Pexco's AirShield Earns FAA Certification

Aug. 2, 2023

Pexco Aerospace AirShield technology, designed to prevent airborne germs and odors entering the personal space of every airline passenger, has received STC certification from the Federal Aviation Administration (FAA) for use on the A320 family of narrow-body aircraft.

Retrofitted over the existing passenger air vents above every seat, AirShield works in harmony with existing HEPA filtration systems to create protective air barriers between and around every passenger in the cabin, restricting unwanted germs and odors from entering their personal space. It maximizes passenger wellbeing by reducing shared air by at least 76 percent (in a full narrow-body cabin with no facemasks) and increases the speed at which contaminated particles are expelled and replaced by freshly purified air by 230 percent. ¹

Droplets from each breath, sneeze, and cough are captured, contained, and sent down to the HEPA filters before they reach other passengers or flight crew – something of extreme importance given the proximity of people in a narrow-body cabin.


Pexco completed independent assessments of cabin airflow (using more than 60 million data points of computational fluid dynamics) to maximize the design and performance of AirShield. This included on-wing tests in collaboration with airlines and aircraft lessors, including American Airlines, Southwest Airlines, Alaska Airlines and Avolon.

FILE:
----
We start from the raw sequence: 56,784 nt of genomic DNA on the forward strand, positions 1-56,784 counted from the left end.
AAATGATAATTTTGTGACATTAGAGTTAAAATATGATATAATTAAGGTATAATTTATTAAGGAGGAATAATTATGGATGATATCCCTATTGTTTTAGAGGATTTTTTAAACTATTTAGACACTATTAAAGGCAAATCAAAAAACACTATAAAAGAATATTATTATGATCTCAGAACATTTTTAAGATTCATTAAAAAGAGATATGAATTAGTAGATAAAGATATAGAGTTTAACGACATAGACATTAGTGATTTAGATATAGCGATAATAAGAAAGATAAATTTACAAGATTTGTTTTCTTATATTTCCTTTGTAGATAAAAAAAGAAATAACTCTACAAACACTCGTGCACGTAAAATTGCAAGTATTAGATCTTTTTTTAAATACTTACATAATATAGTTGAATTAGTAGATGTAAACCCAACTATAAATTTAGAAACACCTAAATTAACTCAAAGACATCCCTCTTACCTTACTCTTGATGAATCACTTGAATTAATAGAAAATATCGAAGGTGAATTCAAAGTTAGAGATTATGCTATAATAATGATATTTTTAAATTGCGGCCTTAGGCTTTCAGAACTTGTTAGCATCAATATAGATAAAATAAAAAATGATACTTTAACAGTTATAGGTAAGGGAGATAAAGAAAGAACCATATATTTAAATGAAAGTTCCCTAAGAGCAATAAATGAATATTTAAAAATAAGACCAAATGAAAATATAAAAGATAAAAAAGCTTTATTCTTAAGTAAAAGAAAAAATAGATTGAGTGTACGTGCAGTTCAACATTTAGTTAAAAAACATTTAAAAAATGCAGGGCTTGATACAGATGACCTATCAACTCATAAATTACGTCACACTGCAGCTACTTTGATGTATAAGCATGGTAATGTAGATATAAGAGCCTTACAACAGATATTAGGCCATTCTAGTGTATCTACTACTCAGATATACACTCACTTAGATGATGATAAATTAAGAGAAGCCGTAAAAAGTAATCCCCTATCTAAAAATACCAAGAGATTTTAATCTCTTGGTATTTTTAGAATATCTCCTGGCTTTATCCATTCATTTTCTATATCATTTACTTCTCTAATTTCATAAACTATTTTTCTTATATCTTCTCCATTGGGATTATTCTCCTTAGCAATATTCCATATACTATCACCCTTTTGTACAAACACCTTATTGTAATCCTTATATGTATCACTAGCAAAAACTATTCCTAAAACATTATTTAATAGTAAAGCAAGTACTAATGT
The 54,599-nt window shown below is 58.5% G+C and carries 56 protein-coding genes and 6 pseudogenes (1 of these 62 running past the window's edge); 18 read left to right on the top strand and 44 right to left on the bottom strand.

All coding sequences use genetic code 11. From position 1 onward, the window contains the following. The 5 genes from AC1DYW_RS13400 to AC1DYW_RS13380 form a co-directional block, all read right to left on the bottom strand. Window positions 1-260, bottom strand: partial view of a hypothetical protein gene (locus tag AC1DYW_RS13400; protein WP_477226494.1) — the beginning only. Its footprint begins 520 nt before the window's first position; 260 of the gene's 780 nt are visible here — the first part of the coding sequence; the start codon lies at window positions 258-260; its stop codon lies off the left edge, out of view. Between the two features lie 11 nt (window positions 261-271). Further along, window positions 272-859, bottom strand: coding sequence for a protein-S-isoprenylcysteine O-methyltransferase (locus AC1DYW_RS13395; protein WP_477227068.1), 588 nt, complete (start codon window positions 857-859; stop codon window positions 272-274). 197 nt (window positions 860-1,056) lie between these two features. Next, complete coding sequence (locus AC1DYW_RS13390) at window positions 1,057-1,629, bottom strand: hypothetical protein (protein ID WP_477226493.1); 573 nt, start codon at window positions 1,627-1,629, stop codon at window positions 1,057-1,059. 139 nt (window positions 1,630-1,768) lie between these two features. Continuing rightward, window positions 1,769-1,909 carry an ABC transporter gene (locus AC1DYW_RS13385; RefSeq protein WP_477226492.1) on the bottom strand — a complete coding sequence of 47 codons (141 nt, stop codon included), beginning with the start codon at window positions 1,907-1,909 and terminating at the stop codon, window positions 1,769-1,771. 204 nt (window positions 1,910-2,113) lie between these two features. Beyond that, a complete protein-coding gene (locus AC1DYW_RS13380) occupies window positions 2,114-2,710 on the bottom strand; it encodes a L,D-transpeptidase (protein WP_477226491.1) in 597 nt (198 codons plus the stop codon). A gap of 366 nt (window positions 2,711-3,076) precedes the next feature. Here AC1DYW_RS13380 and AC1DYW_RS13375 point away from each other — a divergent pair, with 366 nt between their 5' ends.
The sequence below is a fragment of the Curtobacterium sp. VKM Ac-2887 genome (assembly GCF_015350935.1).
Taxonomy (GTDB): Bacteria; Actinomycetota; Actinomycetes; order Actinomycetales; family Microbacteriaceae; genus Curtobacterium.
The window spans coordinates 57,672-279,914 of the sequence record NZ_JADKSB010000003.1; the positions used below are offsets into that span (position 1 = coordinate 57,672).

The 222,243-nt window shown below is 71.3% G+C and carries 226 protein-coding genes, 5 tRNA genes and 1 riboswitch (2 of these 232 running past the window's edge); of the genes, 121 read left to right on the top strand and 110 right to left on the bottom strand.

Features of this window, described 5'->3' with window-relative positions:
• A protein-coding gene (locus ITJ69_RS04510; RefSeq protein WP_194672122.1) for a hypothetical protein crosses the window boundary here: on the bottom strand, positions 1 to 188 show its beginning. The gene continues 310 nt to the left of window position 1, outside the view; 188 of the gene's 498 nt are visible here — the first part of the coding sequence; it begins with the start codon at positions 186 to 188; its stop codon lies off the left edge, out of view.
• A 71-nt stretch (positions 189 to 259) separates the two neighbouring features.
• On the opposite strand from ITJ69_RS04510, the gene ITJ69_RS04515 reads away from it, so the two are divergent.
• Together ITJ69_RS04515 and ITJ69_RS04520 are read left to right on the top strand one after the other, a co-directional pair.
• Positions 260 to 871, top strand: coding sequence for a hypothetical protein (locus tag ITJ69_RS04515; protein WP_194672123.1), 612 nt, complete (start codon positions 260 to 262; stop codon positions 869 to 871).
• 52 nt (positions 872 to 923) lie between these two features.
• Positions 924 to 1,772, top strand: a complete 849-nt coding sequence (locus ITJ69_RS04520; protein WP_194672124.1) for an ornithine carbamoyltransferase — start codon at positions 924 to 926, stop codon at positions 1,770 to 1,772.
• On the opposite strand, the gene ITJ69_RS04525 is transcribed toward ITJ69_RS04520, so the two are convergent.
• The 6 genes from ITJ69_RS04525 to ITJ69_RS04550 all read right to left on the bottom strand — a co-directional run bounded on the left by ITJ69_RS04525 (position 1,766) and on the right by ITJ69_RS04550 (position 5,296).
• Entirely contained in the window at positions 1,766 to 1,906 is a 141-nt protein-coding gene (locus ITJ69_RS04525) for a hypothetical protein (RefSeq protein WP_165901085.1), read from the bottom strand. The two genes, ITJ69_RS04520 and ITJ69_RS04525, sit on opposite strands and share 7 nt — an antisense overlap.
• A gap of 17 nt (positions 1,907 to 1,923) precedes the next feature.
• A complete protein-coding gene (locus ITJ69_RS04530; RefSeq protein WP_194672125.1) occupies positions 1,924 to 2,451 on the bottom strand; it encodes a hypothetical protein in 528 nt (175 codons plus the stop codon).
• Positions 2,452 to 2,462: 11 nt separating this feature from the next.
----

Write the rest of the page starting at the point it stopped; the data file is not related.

Pexco’s research demonstrated aircraft cabins are highly efficient at exchanging and cleaning the air in considerable volumes, with the HEPA filtration system removing bacteria and viruses as the air passes through. But existing airflow in narrow-body aircraft sees airborne particles and odors – that could potentially be contaminated with viruses from stray breaths, coughs, or sneezes – inadvertently pulled across neighboring passengers' seats before exiting through the HEPA filters. AirShield prevents this cross-contamination from happening.

Since the inception of AirShield, Pexco has invested in more than 8,000 subject matter expert person-hours, generated more than 60 million data points of CFD, created more than 30 prototypes for more than 100 lab tests, and completed 22 on-wing tests in the aircraft of three airlines to ensure AirShield has the efficacy to set a new gold standard for passenger wellbeing in the narrow-body cabin.


As part of the FAA certification process, Pexco engineered AirShield to be extremely durable - able to withstand abuse and manual interference, while also streamlined enough not to obstruct passengers’ line of sight to emergency signage and lighting. AirShield does not impact smoke evacuation of the existing HEPA filtration system, and as each AirShield is not located in the ‘head strike’ zone, there is no need for airlines to recertify their seats.

AirShield weighs less than a pound and is engineered to be simple to manufacture and quick to install. With its unique design, consisting of a three-piece clip-together assembly, each installation takes less than a minute and an entire aircraft can be completed during standard overnight aircraft maintenance. The design also benefits airlines who lease aircraft as they can remove AirShield equally as quickly, with no remodifications needed to the aircraft to return it to its original state.